CIOs Have To Relearn Who Is Working For Them

The pandemic changed who is working in the IT department
The pandemic changed who is working in the IT department
Image Credit: Johnia!

Once upon a time, CIOs knew who worked in the IT department. I mean, the CIO once was one of them. We all knew the basic personality types that we employed. However, then things changed. That pandemic thing swept through everyone’s workplace and all of sudden the people who had been working side-by-side spent a year (or more) working from home. It turns out that this has changed the makeup of our IT departments. If CIOs want to continue to do a good job of leading the IT department, then we’re going to have to take the time to reacquaint ourselves with just exactly who we have working in our departments.

Who Is In Your IT Department?

CIO’s used to know their employees wanted out of work. Before the Covid-19 pandemic hit, most CIOs accepted that almost every white-collar professional’s goal was to get promoted and move up the corporate ladder as quickly as possible. It turns out that this is not longer the case. Just as we all started to become work-from home pros during the pandemic who could effortlessly Zoom, Slack, and tweet from our bedrooms at the same time, for many IT professionals, our needs and priorities shifted.

The pandemic prompted a widespread re-evaluation of everyone’s lives. A study reported that 54% of Americans are currently in the process of re-examining their life priorities – including 20% of these who started doing so directly as a result of the pandemic. This is the same situation everywhere. More than three-quarters of Britons said they were thinking about major life changes, from moving to quitting their jobs to ending relationships. Increasingly, that re-evaluation means that everyone’s work is now taking a back seat. A study showed that only 17% of adults now cite their job or career as a source of meaning in their life – this is down 7 percentage points from four years earlier.

As a result of their Covid ruminations, many IT employees – even those in their prime working and earning years – may no longer share the same ambition and mentality around advancement that CIOs took for granted pre-pandemic. Everyone had different pandemic experiences (some overloaded with family responsibilities, while others spent way too much time alone), our IT employees now have very different social and emotional needs at work. That shift can be discomfiting for CIOs, who are already navigating massive upheaval in the job market and the threat that their IT employees might leave. To effectively manage a workforce with such disparate goals and desires, CIOs now have to recognize that their workforce has fragmented into multiple employee archetypes.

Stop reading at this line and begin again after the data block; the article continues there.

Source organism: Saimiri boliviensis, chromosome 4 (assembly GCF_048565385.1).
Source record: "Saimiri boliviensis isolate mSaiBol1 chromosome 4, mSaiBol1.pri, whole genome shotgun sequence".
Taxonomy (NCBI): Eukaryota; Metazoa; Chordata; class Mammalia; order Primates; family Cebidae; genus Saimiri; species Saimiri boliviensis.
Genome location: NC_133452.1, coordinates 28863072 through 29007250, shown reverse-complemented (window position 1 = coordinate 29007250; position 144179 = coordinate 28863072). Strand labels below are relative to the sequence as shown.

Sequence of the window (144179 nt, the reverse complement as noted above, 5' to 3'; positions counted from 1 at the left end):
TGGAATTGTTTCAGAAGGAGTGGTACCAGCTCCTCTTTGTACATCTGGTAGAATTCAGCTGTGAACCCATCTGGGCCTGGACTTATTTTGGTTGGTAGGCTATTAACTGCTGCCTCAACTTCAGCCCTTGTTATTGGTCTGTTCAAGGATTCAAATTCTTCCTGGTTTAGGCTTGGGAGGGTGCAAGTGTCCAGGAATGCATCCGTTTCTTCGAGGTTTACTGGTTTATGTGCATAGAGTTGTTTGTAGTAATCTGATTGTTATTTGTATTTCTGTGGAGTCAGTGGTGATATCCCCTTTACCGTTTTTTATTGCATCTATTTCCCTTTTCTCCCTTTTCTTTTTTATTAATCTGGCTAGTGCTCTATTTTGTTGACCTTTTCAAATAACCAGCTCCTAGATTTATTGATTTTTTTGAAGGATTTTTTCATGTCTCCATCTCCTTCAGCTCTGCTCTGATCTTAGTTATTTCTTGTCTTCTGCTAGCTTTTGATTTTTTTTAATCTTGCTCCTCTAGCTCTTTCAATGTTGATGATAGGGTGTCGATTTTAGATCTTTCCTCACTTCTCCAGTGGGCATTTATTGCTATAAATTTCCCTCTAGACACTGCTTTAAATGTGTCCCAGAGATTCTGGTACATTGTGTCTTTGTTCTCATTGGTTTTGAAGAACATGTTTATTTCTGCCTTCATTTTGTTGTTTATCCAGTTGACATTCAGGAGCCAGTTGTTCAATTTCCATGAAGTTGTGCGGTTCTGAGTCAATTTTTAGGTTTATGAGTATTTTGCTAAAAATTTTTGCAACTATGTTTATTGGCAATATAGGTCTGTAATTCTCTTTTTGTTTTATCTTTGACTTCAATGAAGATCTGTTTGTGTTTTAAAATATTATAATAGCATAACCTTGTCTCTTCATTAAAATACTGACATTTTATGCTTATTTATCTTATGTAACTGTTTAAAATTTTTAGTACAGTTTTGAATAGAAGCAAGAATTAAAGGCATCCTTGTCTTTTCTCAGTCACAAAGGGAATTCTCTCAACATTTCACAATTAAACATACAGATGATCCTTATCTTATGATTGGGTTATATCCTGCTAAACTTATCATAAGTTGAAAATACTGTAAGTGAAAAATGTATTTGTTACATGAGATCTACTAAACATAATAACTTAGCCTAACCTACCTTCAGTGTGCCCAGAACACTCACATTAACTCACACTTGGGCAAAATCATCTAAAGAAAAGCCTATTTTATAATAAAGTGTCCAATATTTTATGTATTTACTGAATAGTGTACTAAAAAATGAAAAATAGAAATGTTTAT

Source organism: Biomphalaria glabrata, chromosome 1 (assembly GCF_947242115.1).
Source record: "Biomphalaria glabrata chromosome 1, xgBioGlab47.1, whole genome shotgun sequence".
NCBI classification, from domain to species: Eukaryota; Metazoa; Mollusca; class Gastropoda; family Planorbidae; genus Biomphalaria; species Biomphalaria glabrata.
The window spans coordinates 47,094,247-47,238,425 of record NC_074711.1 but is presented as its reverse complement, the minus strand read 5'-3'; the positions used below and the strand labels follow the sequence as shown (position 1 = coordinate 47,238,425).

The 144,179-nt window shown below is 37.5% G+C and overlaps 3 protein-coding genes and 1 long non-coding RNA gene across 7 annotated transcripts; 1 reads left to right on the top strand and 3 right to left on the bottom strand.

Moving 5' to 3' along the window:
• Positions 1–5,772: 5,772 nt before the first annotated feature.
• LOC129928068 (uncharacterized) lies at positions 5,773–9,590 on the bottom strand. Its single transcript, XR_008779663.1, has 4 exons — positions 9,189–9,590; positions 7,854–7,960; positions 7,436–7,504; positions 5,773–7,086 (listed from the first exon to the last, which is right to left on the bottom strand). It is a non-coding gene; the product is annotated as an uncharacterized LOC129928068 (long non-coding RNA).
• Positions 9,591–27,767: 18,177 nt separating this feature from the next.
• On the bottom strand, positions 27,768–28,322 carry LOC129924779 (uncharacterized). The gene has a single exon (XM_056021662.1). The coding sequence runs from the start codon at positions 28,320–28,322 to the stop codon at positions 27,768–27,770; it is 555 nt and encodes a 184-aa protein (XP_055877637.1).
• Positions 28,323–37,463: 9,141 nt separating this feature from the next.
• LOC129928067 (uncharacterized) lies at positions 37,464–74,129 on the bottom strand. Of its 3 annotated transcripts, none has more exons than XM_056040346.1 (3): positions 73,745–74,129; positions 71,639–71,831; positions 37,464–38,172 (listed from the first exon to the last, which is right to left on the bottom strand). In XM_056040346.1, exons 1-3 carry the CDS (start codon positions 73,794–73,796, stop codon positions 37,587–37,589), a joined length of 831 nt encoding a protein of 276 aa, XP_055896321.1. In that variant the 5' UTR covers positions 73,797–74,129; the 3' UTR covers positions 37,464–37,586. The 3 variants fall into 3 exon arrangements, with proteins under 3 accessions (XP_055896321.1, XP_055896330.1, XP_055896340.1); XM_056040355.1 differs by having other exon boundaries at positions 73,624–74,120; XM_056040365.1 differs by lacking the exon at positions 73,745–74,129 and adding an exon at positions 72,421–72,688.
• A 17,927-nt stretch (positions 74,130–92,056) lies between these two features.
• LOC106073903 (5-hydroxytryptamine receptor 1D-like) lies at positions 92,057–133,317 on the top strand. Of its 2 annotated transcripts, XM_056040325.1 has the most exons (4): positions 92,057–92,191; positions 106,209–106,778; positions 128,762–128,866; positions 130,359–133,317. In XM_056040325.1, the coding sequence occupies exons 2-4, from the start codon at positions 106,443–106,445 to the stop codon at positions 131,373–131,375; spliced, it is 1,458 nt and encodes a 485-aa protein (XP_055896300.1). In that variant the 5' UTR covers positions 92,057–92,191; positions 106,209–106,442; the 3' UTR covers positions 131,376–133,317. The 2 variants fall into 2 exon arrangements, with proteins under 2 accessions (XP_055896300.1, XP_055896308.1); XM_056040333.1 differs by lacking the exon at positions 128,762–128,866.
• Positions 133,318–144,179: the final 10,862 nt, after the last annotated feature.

Different Types Of IT Employees

CIOs have to realize that one kind of IT worker isn’t inherently preferable, but it’s essential to understand where your IT employees are coming from, so you’ll know what to expect and how to work with them most effectively.

The ambitious employees. If you’re a CIO, you’ll likely know who your most ambitious staffers are, because they have spent the pandemic doubling down. They’re still focused on their jobs and still want to find ways to advance. To retain them, you are going to have to show an interest in their career aspirations and development. You need to ask them specifically about their future goals and help them develop a plan to cultivate the skills and experiences they’ll need. These IT employees are likely to be your future crop of leaders. This is because they’re the ones who both want it and actually care.

Your work-to-live advocates. These IT employees – whether pre-pandemic or because of the internal reflections it sparked – have decided to prioritize personal aspects of their life outside work. Whether their focus is on family, community or hobbies, their ultimate goal is to have a steady paycheck and a job that’s manageable and can be balanced with the areas they really care about. Their goal is doing what needs to be done fast—so they can move on to the rest of their life. To retain them, you’ll need to recognize that you’re probably never going to turn them into go-getters, and then accept them for the steadiness they can nonetheless bring. Make sure you understand their priorities and take care not to impinge on them if you want to keep them.